Blinding

Aim

To prevent information bias or bias in effect size estimates, resulting from errors in measuring the variables in the study.

 

Requirements

  • In case of blinding, documentation about the type of blinding, how the blinding was carried out to participants and/or treatment providers, description of the interventions and/or placebo, and the monitoring process.

 

Documentation

Documentation as described under ‘Requirements’.

 

Responsibilities

Executing researcher:
  • To be able to explain why this blinding procedure is selected;
  • To carry out the blinding procedure as selected;
  • To monitor the blinding process.
Project leaders: To advice the executing researcher about the type of blinding procedure that should be carried out and to make sure this blinding procedure is applied correctly.
Research assistant: To make sure participants, treatment providers and interviewers (if applicable) do not get to know their intervention in case of blinding.

 

How To

The aim of blinding is to prevent information bias or bias in effect size estimates resulting from errors in measuring the variables in the study (determinants and outcomes). For each study in which groups of participants are being compared, such as clinical trials (randomised or not), it is essential that groups are comparable, and remain comparable.
Information bias may occur through knowledge of the nature of the allocated intervention. For example:
  • A participant may be more inclined to report no effect, if he/she is aware they are receiving a placebo treatment. The result is an underestimation of the placebo contribution in the intervention, and therefore an overestimation of the effect size.
  • A treatment provider may have a strong preference for one of the treatments, which may lead to not objectively reporting the condition of the participants treated.
  • The researcher analysing the results might have a strong preference for a given outcome, which may lead him to interpret the results of the intervention group more favourably.
Masking which participant will receive which treatment, i.e. blinding is a well-known solution. Blinding can be undertaken at the level of the participant, the treatment provider, the outcome measure (blinding of the individual undertaking the measurements) or the analysis (blinding of the person analysing the data). A study is referred to as “single-blind” when the participant and/or treatment provider are unaware which intervention the participant is receiving, or when the participant and treatment provider are aware of this, but the outcome measure is blinded, i.e. when the participant and/or treatment provider do not know what the main outcome measure is. A study is referred to as “double-blind” when the participant and/or the treatment provider, as well as the outcome measure have been blinded. N.b.: Randomisation will not prevent information bias. Randomisation is intended to reduce confounding and prevent selection bias.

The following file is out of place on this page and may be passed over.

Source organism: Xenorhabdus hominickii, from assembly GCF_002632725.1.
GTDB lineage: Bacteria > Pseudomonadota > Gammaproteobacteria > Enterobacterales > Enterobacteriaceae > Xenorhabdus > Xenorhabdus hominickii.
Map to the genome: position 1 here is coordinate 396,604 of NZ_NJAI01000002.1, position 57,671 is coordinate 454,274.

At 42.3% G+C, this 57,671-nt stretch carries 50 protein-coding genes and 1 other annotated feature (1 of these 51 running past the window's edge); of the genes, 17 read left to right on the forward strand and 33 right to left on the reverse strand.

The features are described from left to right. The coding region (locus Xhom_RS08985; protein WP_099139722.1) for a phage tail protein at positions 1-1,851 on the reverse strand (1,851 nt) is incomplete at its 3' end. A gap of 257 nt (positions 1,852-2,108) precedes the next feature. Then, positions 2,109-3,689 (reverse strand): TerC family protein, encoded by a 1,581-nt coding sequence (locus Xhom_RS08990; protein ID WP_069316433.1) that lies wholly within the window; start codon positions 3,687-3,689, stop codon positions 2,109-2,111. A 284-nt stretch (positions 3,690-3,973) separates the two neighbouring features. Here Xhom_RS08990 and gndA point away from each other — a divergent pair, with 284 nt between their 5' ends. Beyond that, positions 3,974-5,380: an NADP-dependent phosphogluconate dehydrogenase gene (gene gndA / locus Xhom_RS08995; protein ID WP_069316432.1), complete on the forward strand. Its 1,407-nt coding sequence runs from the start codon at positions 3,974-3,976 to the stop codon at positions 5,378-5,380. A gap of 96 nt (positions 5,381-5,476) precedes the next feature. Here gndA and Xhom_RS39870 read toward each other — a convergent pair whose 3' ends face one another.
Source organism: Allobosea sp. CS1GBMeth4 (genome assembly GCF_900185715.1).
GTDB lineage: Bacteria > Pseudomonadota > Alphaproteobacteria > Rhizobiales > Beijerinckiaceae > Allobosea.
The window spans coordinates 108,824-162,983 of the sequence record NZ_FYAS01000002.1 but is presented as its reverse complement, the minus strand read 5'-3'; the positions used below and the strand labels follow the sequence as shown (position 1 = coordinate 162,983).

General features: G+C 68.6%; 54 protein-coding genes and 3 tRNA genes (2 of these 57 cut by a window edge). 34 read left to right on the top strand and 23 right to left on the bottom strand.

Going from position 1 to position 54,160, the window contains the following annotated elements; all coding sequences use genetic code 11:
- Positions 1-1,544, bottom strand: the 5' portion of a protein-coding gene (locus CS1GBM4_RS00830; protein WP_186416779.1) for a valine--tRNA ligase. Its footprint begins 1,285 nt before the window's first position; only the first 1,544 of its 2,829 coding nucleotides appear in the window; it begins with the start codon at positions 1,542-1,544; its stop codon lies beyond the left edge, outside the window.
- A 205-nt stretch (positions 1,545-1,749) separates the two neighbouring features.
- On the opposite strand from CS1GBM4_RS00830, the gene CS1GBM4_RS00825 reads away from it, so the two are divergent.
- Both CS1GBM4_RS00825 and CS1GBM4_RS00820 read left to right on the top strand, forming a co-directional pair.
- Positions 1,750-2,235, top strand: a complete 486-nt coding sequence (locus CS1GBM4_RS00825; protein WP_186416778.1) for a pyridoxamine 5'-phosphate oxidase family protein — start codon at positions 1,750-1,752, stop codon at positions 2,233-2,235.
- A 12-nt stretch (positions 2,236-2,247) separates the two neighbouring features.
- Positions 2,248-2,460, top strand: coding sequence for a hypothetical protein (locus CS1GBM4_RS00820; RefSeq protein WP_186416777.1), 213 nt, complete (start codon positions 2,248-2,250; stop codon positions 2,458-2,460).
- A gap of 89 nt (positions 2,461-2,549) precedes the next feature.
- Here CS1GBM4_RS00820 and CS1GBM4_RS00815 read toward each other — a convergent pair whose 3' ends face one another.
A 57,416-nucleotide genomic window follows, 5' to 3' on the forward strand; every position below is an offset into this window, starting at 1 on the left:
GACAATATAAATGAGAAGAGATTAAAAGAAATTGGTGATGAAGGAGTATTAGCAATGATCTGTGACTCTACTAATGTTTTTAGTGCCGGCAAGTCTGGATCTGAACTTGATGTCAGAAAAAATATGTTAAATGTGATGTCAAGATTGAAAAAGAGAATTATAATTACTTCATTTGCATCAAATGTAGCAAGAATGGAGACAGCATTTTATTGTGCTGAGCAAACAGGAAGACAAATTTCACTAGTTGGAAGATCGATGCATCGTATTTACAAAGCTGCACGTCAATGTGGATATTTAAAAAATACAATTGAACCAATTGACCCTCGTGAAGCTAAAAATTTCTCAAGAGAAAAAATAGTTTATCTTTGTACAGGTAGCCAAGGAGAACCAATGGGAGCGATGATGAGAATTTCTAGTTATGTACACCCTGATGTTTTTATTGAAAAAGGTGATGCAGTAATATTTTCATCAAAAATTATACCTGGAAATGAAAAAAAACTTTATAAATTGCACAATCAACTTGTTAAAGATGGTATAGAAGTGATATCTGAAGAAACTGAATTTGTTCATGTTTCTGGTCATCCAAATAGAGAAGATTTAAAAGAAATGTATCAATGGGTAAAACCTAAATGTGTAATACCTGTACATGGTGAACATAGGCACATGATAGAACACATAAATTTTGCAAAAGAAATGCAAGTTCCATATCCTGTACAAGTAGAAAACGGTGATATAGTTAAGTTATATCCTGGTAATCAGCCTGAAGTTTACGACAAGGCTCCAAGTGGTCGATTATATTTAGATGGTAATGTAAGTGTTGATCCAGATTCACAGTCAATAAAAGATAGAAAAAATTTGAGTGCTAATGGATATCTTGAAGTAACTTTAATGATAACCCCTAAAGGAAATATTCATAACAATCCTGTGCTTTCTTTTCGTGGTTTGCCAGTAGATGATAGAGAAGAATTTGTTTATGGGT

The type of blinding depends on the research question and/or possibilities for blinding. In trials with randomisation at participants’ level, it is difficult to keep the participant blinded to the treatment, particularly in the type of study in which different interventions are being compared. In this case, only outcome measures can be blinded. If it is not possible to do this, analyses should be carried out blindly. When blinding is not possible, or can only be implemented partially, the expected direction of bias can usually be discerned. This should be taken into consideration in the conclusions. Van der Feltz and Adèr [1] provide examples of the disastrous effect of single blinding on participant recruitment in a cluster-randomised study.
When blinding is carried out, it is important to equalize the look and feel of the interventions. In drug trials, blinding is often realised by administering drugs that look the same in terms of shape, colour and taste. In intervention studies, participants can be told that there are two interventions and that the effects of these will be compared, without telling them too much about the content and differences, for instance that the ‘control’ intervention is a shorter version of the other. In other studies, attempts can be made to make the blinding procedure look the same throughout, for example the intervention and placebo. The analyses can be blinded by having the grouping variables entered by a different person and by not adding a value label.
Monitoring of the blinding process is important. Consider the option to ask each participant and/or treatment provider which group they suspect they were allocated to. A cross-tabulation can then be produced of the reported against the actual group allocation; the chi-square test should not be significant. However, this method is not recommended for the following reason: If the recovery of participants is such that the participants and/or treatment providers are able to see who received the experimental and evidently superior therapy (and therefore often recognise it), then there is not a case of failed blinding, but convincing evidence for the superiority of the therapy.

 

Appendices/references/links

  • van der Feltz-Cornelis CM, Adèr HJ. Randomization in psychiatricintervention research in the general practice setting. InternationalJournal of Methods in Psychiatric Research: 2000. 9(3):134-142.

 

Audit questions

  1. Has the blinding procedure been applied to your study?
    1. If not, then why not?
    2. If so:
      1. Were the participants and/or treatment providers blinded?
      2. Were the outcome measurements blinded for the participants and/or treatment providers?
      3. Were the data analyses blinded?

 

V3.0: 17 May 2017: Revision guideline
V2.0: 12 May 2015: Revision format
V1.1: 1 Jan 2010